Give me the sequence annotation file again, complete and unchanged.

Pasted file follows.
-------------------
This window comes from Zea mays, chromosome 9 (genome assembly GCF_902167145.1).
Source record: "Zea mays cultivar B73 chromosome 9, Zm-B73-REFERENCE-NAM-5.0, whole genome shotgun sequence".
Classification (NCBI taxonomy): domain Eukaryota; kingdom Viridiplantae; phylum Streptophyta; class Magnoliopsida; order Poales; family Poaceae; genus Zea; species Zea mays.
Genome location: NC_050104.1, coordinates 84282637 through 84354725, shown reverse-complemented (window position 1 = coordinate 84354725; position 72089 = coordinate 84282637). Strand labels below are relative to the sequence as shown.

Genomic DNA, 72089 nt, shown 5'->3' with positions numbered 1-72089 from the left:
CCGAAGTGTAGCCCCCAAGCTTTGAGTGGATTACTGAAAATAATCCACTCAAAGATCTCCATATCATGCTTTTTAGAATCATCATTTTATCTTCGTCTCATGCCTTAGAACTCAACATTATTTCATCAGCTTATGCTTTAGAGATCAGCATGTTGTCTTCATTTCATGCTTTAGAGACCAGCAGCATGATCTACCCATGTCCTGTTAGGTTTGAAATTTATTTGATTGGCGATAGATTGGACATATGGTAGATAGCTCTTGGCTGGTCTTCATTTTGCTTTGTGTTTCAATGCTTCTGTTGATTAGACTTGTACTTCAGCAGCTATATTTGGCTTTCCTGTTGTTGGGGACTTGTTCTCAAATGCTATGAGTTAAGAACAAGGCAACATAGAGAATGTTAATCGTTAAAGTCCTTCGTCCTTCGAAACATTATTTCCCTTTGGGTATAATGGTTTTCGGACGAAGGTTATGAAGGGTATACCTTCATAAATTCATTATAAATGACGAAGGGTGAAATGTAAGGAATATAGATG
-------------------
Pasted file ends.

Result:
This window comes from Zea mays, chromosome 9 (genome assembly GCF_902167145.1).
Source record: "Zea mays cultivar B73 chromosome 9, Zm-B73-REFERENCE-NAM-5.0, whole genome shotgun sequence".
Classification (NCBI taxonomy): domain Eukaryota; kingdom Viridiplantae; phylum Streptophyta; class Magnoliopsida; order Poales; family Poaceae; genus Zea; species Zea mays.
Genome location: NC_050104.1, coordinates 84282637 through 84354725, shown reverse-complemented (window position 1 = coordinate 84354725; position 72089 = coordinate 84282637). Strand labels below are relative to the sequence as shown.

Genomic DNA, 72089 nt, shown 5'->3' with positions numbered 1-72089 from the left:
CCGAAGTGTAGCCCCCAAGCTTTGAGTGGATTACTGAAAATAATCCACTCAAAGATCTCCATATCATGCTTTTTAGAATCATCATTTTATCTTCGTCTCATGCCTTAGAACTCAACATTATTTCATCAGCTTATGCTTTAGAGATCAGCATGTTGTCTTCATTTCATGCTTTAGAGACCAGCAGCATGATCTACCCATGTCCTGTTAGGTTTGAAATTTATTTGATTGGCGATAGATTGGACATATGGTAGATAGCTCTTGGCTGGTCTTCATTTTGCTTTGTGTTTCAATGCTTCTGTTGATTAGACTTGTACTTCAGCAGCTATATTTGGCTTTCCTGTTGTTGGGGACTTGTTCTCAAATGCTATGAGTTAAGAACAAGGCAACATAGAGAATGTTAATCGTTAAAGTCCTTCGTCCTTCGAAACATTATTTCCCTTTGGGTATAATGGTTTTCGGACGAAGGTTATGAAGGGTATACCTTCATAAATTCATTATAAATGACGAAGGGTGAAATGTAAGGAATATAGATG